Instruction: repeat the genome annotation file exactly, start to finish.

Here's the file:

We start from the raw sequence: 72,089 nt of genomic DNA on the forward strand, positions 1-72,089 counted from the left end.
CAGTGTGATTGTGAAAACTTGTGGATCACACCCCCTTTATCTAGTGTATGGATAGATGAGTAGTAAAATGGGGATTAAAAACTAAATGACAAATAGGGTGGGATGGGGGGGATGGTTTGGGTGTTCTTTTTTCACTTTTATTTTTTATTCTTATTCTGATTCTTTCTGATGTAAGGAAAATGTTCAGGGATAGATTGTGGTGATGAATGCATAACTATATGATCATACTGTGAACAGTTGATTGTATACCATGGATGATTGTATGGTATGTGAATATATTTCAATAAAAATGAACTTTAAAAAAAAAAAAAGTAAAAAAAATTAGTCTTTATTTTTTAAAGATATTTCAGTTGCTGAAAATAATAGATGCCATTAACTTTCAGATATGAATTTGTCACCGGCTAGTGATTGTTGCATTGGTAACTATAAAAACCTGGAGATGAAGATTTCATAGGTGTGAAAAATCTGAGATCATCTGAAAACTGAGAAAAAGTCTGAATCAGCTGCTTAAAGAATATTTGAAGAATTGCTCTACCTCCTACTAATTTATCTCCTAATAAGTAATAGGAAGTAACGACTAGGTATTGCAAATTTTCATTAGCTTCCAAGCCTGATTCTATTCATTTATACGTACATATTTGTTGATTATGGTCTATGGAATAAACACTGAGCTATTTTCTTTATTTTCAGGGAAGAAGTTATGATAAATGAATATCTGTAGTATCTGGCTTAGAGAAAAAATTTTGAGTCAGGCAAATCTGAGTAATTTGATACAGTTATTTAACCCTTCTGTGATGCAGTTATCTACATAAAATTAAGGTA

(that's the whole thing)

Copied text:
We start from the raw sequence: 72,089 nt of genomic DNA on the forward strand, positions 1-72,089 counted from the left end.
CAGTGTGATTGTGAAAACTTGTGGATCACACCCCCTTTATCTAGTGTATGGATAGATGAGTAGTAAAATGGGGATTAAAAACTAAATGACAAATAGGGTGGGATGGGGGGGATGGTTTGGGTGTTCTTTTTTCACTTTTATTTTTTATTCTTATTCTGATTCTTTCTGATGTAAGGAAAATGTTCAGGGATAGATTGTGGTGATGAATGCATAACTATATGATCATACTGTGAACAGTTGATTGTATACCATGGATGATTGTATGGTATGTGAATATATTTCAATAAAAATGAACTTTAAAAAAAAAAAAAGTAAAAAAAATTAGTCTTTATTTTTTAAAGATATTTCAGTTGCTGAAAATAATAGATGCCATTAACTTTCAGATATGAATTTGTCACCGGCTAGTGATTGTTGCATTGGTAACTATAAAAACCTGGAGATGAAGATTTCATAGGTGTGAAAAATCTGAGATCATCTGAAAACTGAGAAAAAGTCTGAATCAGCTGCTTAAAGAATATTTGAAGAATTGCTCTACCTCCTACTAATTTATCTCCTAATAAGTAATAGGAAGTAACGACTAGGTATTGCAAATTTTCATTAGCTTCCAAGCCTGATTCTATTCATTTATACGTACATATTTGTTGATTATGGTCTATGGAATAAACACTGAGCTATTTTCTTTATTTTCAGGGAAGAAGTTATGATAAATGAATATCTGTAGTATCTGGCTTAGAGAAAAAATTTTGAGTCAGGCAAATCTGAGTAATTTGATACAGTTATTTAACCCTTCTGTGATGCAGTTATCTACATAAAATTAAGGTA